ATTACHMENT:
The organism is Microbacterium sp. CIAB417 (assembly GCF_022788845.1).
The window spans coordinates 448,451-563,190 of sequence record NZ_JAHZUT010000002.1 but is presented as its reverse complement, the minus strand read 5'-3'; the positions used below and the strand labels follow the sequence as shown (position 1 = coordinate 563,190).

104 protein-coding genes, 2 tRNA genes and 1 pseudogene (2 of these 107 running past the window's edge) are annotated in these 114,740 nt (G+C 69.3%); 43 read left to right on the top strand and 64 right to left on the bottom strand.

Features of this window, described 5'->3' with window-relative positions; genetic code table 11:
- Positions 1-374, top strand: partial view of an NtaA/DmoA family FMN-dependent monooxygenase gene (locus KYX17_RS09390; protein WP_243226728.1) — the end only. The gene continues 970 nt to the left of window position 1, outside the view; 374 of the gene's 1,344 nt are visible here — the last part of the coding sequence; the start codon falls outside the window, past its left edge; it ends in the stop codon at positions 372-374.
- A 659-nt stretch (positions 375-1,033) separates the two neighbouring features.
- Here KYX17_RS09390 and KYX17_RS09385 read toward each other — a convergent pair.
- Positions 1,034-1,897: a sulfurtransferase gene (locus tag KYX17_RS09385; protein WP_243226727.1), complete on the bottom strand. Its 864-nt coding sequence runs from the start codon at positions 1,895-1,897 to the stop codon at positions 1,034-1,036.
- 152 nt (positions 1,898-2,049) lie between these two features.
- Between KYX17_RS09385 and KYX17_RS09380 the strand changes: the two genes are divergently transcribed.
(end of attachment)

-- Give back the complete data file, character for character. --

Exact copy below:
The organism is Microbacterium sp. CIAB417 (assembly GCF_022788845.1).
The window spans coordinates 448,451-563,190 of sequence record NZ_JAHZUT010000002.1 but is presented as its reverse complement, the minus strand read 5'-3'; the positions used below and the strand labels follow the sequence as shown (position 1 = coordinate 563,190).

104 protein-coding genes, 2 tRNA genes and 1 pseudogene (2 of these 107 running past the window's edge) are annotated in these 114,740 nt (G+C 69.3%); 43 read left to right on the top strand and 64 right to left on the bottom strand.

Features of this window, described 5'->3' with window-relative positions; genetic code table 11:
- Positions 1-374, top strand: partial view of an NtaA/DmoA family FMN-dependent monooxygenase gene (locus KYX17_RS09390; protein WP_243226728.1) — the end only. The gene continues 970 nt to the left of window position 1, outside the view; 374 of the gene's 1,344 nt are visible here — the last part of the coding sequence; the start codon falls outside the window, past its left edge; it ends in the stop codon at positions 372-374.
- A 659-nt stretch (positions 375-1,033) separates the two neighbouring features.
- Here KYX17_RS09390 and KYX17_RS09385 read toward each other — a convergent pair.
- Positions 1,034-1,897: a sulfurtransferase gene (locus tag KYX17_RS09385; protein WP_243226727.1), complete on the bottom strand. Its 864-nt coding sequence runs from the start codon at positions 1,895-1,897 to the stop codon at positions 1,034-1,036.
- 152 nt (positions 1,898-2,049) lie between these two features.
- Between KYX17_RS09385 and KYX17_RS09380 the strand changes: the two genes are divergently transcribed.